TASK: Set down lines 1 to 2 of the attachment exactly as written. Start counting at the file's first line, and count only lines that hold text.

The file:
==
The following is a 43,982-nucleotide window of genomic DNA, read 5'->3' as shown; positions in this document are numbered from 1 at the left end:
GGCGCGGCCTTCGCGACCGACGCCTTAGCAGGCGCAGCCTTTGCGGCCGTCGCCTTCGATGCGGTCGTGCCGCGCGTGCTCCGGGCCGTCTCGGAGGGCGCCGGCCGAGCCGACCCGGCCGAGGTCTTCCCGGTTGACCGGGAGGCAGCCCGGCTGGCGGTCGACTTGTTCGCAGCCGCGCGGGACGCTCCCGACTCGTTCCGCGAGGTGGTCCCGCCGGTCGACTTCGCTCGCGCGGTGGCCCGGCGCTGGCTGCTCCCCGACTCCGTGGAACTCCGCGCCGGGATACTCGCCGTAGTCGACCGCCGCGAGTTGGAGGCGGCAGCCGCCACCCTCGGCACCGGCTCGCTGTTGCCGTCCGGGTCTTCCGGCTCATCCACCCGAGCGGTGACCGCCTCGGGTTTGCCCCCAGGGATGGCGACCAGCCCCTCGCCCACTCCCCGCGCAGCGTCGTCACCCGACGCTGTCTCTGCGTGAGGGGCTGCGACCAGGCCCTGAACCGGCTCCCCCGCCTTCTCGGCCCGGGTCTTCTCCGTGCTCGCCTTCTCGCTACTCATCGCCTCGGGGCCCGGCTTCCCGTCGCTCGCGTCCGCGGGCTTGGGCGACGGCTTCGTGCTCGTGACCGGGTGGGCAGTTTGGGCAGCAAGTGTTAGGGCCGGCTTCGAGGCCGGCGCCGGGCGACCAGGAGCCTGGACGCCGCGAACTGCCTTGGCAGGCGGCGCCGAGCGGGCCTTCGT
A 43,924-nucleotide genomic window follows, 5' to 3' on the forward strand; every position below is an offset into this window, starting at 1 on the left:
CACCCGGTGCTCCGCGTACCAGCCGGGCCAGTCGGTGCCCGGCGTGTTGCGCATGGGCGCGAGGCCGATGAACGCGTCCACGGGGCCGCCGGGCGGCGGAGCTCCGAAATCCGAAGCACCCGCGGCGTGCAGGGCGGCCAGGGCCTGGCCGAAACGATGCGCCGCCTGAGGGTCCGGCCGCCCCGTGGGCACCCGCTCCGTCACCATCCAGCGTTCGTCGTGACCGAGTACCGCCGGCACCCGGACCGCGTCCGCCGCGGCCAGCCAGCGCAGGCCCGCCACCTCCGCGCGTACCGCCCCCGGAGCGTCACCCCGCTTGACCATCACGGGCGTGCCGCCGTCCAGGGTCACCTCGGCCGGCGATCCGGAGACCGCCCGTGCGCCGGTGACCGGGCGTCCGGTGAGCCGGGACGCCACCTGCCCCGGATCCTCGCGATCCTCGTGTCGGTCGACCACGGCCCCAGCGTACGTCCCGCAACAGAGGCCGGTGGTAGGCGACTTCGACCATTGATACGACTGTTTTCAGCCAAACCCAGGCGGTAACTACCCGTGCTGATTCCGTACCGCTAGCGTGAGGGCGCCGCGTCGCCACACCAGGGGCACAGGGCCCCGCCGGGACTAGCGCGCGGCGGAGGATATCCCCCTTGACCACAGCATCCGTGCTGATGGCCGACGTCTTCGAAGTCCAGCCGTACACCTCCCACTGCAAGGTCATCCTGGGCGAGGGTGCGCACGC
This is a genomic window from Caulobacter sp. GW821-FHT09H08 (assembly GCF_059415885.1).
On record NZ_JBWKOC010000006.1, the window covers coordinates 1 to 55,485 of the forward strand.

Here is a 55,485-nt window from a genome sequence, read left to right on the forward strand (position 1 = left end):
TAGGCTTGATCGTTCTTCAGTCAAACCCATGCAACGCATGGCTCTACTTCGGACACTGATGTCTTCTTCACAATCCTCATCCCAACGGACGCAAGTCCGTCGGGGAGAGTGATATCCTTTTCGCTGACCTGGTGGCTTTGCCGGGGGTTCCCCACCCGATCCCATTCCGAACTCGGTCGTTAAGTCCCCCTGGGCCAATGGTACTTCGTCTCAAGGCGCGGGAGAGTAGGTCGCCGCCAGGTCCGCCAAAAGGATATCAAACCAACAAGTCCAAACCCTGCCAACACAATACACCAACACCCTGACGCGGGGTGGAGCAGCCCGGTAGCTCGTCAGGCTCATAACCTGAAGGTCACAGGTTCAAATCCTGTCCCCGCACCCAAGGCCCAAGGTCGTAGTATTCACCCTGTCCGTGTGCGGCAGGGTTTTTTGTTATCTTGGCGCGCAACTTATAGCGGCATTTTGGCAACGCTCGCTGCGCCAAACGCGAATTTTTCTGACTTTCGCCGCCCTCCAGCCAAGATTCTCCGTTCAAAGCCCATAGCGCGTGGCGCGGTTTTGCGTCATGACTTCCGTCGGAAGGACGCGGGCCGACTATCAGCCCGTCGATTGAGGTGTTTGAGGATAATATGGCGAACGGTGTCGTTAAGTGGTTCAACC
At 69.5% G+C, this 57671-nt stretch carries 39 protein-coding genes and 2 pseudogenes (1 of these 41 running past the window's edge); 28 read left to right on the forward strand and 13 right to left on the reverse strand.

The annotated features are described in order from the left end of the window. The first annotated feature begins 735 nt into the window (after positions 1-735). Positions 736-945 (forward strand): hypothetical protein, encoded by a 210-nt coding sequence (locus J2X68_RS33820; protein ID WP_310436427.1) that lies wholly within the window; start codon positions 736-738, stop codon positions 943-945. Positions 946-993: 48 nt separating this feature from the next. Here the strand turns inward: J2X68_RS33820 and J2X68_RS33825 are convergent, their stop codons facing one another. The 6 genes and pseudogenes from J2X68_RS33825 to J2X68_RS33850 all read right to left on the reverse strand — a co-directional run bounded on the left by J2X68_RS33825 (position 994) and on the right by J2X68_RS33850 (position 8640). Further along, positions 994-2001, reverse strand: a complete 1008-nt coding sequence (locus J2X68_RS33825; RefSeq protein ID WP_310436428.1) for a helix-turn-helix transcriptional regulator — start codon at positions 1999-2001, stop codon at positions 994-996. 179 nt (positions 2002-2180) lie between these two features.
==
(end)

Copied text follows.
The following is a 43,982-nucleotide window of genomic DNA, read 5'->3' as shown; positions in this document are numbered from 1 at the left end:
GGCGCGGCCTTCGCGACCGACGCCTTAGCAGGCGCAGCCTTTGCGGCCGTCGCCTTCGATGCGGTCGTGCCGCGCGTGCTCCGGGCCGTCTCGGAGGGCGCCGGCCGAGCCGACCCGGCCGAGGTCTTCCCGGTTGACCGGGAGGCAGCCCGGCTGGCGGTCGACTTGTTCGCAGCCGCGCGGGACGCTCCCGACTCGTTCCGCGAGGTGGTCCCGCCGGTCGACTTCGCTCGCGCGGTGGCCCGGCGCTGGCTGCTCCCCGACTCCGTGGAACTCCGCGCCGGGATACTCGCCGTAGTCGACCGCCGCGAGTTGGAGGCGGCAGCCGCCACCCTCGGCACCGGCTCGCTGTTGCCGTCCGGGTCTTCCGGCTCATCCACCCGAGCGGTGACCGCCTCGGGTTTGCCCCCAGGGATGGCGACCAGCCCCTCGCCCACTCCCCGCGCAGCGTCGTCACCCGACGCTGTCTCTGCGTGAGGGGCTGCGACCAGGCCCTGAACCGGCTCCCCCGCCTTCTCGGCCCGGGTCTTCTCCGTGCTCGCCTTCTCGCTACTCATCGCCTCGGGGCCCGGCTTCCCGTCGCTCGCGTCCGCGGGCTTGGGCGACGGCTTCGTGCTCGTGACCGGGTGGGCAGTTTGGGCAGCAAGTGTTAGGGCCGGCTTCGAGGCCGGCGCCGGGCGACCAGGAGCCTGGACGCCGCGAACTGCCTTGGCAGGCGGCGCCGAGCGGGCCTTCGT